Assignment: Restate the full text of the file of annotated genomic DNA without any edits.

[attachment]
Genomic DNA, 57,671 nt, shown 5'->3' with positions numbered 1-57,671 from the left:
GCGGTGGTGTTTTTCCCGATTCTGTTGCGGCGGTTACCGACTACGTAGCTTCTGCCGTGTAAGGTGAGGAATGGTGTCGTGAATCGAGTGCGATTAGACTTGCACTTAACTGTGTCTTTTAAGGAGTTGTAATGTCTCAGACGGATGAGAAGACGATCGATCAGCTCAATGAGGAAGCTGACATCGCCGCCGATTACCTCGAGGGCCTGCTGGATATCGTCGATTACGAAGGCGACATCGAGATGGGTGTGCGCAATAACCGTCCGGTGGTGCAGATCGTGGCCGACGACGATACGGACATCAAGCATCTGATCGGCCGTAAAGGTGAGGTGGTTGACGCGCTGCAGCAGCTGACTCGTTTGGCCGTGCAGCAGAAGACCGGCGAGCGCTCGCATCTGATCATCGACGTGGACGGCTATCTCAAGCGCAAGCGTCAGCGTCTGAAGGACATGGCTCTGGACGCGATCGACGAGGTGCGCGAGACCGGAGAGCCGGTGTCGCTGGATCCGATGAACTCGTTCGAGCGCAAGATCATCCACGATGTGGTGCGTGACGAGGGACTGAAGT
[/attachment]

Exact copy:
Genomic DNA, 57,671 nt, shown 5'->3' with positions numbered 1-57,671 from the left:
GCGGTGGTGTTTTTCCCGATTCTGTTGCGGCGGTTACCGACTACGTAGCTTCTGCCGTGTAAGGTGAGGAATGGTGTCGTGAATCGAGTGCGATTAGACTTGCACTTAACTGTGTCTTTTAAGGAGTTGTAATGTCTCAGACGGATGAGAAGACGATCGATCAGCTCAATGAGGAAGCTGACATCGCCGCCGATTACCTCGAGGGCCTGCTGGATATCGTCGATTACGAAGGCGACATCGAGATGGGTGTGCGCAATAACCGTCCGGTGGTGCAGATCGTGGCCGACGACGATACGGACATCAAGCATCTGATCGGCCGTAAAGGTGAGGTGGTTGACGCGCTGCAGCAGCTGACTCGTTTGGCCGTGCAGCAGAAGACCGGCGAGCGCTCGCATCTGATCATCGACGTGGACGGCTATCTCAAGCGCAAGCGTCAGCGTCTGAAGGACATGGCTCTGGACGCGATCGACGAGGTGCGCGAGACCGGAGAGCCGGTGTCGCTGGATCCGATGAACTCGTTCGAGCGCAAGATCATCCACGATGTGGTGCGTGACGAGGGACTGAAGT